Big Shot Premiere: Will Stamos Score With Disney + Basketball Dramedy?

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Arriving on his first day at the prestigious Westbrook School for Girls in Disney + ‘s Big Shot, John Stamos’ embarrassed basketball coach Marvyn Korn is confronted with Yvette Nicole Brown’s no-nonsense Headmistress Sherilyn Thomas: “Trainers here aren’t just teachers,” she says. “They should be role models.” But can Korn set a good example?

The Full House and ER vet plays the infamous sports character at the center of the dramedy produced by David E. Kelley, which debuted Friday. The opening montage reveals the irrevocable act that fired him from the NCAA: in a moment of anger, Korn tossed a chair at a referee and ended his Division I career in one fell swoop. When his agent (played by guest star Adam Arkin) is unable to get him another job in Division II or [shudders] Korn, Division III basketball, accepts an appearance at the aforementioned All-Girls High School in what turns out to be his most challenging assignment yet.

Of course, Korn doesn’t make it easy for himself or anyone else. When Korn introduces himself to the Westbrook Sirens, he warns him that he’s not always a nice person. “If I call you stupid, I’ll give you permission to ignore it,” he says. “But when I tell you why you are stupid, I want you to pay close attention.” He shamed power-forward Destiny Winters (he eventually apologizes, but claims that losing five pounds will help her reach her full potential on the pitch); almost scolds the shooter Samantha “Giggles” Finkman, who suffers from pseudobulbaric affect for laughing during his introduction; and suspends star player Louise Gruzinsky for speaking back.

Korn and his assistant coach Holly Barrett (Glees Jessalyn Gilsig) get off on a slightly better foot. After the first training session, Barrett asks Korn for a beer to get to know. They discuss the fine line Korn has to walk now as he trains teenage girls and bond over their failed marriages together: Korn was too dedicated to the job to buy time for his family; Barrett cheated on her husband, who had checked out of their relationship long before their affair.

As expected, Louise opens a whole can of worms on the bench. Her father, wealthy businessman Larry Gruzinsky (Michael Trucco of Battlestar Galactica), paid for Westbrook’s basketball court. And his last sizeable donation came with a big question: he insisted that Westbrook hire Coach Korn in the hopes that he would reverse the Sirens’ fortunes and make Louise a desirable candidate for Division I. Larry confronts Korn about his decision to suspend his daughter before the big game against Laguna, but Korn is unwavering in his decision – at least initially. Barrett tells Korn that under Louise’s arrogant appearance, someone is quite fragile, but Korn doesn’t believe it until he sees it with his own eyes. He even has a backup plan: he wants Giggles and teammate Carolyn “Mouse” Smith to work together to fill Louise’s shoes. He encourages her to get to know each other and develop unwavering chemistry, but there is already history there: Mouse had a crush on Giggles and acted on it after misunderstanding the situation.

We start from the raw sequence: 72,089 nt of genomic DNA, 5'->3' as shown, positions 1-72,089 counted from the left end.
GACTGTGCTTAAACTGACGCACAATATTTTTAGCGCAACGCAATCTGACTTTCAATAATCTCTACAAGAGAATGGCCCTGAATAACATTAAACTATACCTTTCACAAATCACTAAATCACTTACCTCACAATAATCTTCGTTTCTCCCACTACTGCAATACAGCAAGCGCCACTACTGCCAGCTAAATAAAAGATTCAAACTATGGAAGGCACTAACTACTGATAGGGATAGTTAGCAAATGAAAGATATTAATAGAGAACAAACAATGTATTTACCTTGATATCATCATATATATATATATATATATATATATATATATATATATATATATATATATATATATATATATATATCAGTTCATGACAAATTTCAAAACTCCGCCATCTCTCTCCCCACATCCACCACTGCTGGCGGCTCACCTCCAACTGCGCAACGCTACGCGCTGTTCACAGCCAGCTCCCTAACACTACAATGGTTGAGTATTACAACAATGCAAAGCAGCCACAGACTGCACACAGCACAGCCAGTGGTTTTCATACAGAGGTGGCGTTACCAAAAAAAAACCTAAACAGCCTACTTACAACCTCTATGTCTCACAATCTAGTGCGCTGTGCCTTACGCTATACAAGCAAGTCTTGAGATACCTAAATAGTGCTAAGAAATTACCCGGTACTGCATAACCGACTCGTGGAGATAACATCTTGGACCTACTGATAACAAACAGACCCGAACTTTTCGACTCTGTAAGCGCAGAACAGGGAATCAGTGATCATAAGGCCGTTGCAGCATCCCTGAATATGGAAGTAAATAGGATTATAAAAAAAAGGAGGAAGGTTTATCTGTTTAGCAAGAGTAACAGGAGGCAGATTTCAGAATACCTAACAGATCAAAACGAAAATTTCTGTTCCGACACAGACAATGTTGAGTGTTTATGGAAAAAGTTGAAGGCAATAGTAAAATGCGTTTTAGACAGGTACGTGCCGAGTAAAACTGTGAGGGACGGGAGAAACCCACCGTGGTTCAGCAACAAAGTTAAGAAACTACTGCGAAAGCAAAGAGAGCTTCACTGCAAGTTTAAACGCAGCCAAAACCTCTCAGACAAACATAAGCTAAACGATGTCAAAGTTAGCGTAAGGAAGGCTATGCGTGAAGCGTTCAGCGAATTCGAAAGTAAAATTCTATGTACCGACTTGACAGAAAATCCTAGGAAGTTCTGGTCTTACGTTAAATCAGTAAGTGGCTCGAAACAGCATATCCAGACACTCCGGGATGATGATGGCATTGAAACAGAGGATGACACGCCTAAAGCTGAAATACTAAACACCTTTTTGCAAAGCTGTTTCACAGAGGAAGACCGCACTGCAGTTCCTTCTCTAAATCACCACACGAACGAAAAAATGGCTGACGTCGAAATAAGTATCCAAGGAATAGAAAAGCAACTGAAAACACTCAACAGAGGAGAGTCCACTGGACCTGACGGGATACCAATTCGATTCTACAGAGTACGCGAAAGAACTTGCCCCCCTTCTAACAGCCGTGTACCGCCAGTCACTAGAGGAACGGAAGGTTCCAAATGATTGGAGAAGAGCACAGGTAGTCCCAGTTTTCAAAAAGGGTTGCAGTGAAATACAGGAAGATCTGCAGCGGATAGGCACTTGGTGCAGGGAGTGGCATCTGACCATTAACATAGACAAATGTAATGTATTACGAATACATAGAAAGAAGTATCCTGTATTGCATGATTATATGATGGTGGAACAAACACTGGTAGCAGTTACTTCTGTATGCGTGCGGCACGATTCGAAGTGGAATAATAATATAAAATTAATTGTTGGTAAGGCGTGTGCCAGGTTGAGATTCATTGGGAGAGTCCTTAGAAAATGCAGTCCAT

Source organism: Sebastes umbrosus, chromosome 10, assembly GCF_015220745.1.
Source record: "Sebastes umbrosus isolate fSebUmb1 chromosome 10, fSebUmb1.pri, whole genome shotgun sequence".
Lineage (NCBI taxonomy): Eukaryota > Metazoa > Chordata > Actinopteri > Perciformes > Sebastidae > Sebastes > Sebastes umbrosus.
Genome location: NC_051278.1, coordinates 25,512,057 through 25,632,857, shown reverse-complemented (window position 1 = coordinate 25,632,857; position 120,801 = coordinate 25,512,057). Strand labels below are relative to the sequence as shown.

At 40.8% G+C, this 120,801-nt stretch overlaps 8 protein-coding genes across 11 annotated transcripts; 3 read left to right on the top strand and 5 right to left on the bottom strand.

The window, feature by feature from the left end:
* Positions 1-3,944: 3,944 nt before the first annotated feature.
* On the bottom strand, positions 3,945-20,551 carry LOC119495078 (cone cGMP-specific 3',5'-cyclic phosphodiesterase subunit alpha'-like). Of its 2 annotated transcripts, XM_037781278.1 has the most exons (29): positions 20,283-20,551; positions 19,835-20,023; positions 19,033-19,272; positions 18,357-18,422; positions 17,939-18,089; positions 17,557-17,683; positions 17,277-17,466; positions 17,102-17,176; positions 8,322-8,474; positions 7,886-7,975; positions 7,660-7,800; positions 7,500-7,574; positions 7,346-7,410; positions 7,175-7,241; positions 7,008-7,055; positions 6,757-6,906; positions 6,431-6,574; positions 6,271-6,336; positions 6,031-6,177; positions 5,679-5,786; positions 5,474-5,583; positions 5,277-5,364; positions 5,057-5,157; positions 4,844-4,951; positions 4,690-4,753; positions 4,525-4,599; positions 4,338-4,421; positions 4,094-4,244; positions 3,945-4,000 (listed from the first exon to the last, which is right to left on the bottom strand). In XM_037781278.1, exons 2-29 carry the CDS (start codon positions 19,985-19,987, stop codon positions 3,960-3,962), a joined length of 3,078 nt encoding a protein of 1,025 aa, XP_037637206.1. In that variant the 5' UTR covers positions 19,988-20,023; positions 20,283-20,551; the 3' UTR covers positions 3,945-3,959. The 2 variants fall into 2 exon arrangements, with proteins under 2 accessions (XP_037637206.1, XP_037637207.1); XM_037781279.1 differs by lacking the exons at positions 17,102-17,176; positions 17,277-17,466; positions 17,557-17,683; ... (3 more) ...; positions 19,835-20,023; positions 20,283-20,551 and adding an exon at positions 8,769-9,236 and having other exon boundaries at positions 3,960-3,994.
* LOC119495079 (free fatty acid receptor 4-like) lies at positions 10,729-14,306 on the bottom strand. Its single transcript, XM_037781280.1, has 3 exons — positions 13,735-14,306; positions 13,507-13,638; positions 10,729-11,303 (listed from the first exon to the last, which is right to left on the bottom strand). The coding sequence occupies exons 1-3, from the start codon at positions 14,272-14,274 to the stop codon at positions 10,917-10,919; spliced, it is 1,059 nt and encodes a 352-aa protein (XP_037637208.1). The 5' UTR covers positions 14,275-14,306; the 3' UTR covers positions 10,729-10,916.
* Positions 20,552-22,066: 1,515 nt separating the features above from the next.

Before the match day, Louise Korn almost ran across the parking lot. She’s too emotional to drive. She stops and tells her coach that her father put significant pressure on her to get to Stanford or UCLA. When Boy Scouts join the game on Friday and see her sitting on a bench, they’ll wonder if the team’s rising star lacks basic leadership skills. Korn, who may or may not have problems of his own with his father (more on that in a moment), sees Louise for who she really is now and agrees to have her dressed for the game. She still can’t play, but she can make Boy Scouts believe she has pulled an Achilles tendon.

After a full week of two days, it’s time for Westbrook to show Laguna what they’re made of. But at the end of the first half, the sirens are back. The home team returns to the locker room, where Coach Korn opens up to the girls as part of a much-needed pep talk. He tells them that he wasn’t a great player himself and that his father found him embarrassing. (A ha! #DaddyIssues) “Those words made me more than any other words not to be,” he says. “But the irony of those words is that they made me lose myself, throwing tantrums and chairs … But at the end of the day, I could look in the mirror after every game and tell myself that I did everything what I could try to win – that I did my best. And that’s all I ask of you Do your best … you have no chance to fight if you don’t fight. “

The women give it their all, but they still lost six points and they have 40 seconds left in the fourth quarter. Barrett pulls Korn aside and tells him to bring Louise into play. He made his point clear and the girls stood the test of time. You need your closer. Louise walks in but misses the shot that won the game. The end result: 56-53. She looks at the stands and sees Larry. In her father’s eyes there is nothing but disappointment.

After the game, Korn tells his players that he expects to beat Laguna the next time – “but we’re just getting started”. As he sets off, Sherilyn pulls him aside and tells him, “This loss was better than any win we’ve ever had.” Obviously, his methods work.

At the end of the night, Korn returns to his hotel room and receives a call from his teenage daughter Emma. He fills it out on his first game and assures her that he has remained true to himself – without tearing his heads off. “Dad, I kind of feel like this thing can be good for you,” she says. Korn agrees.

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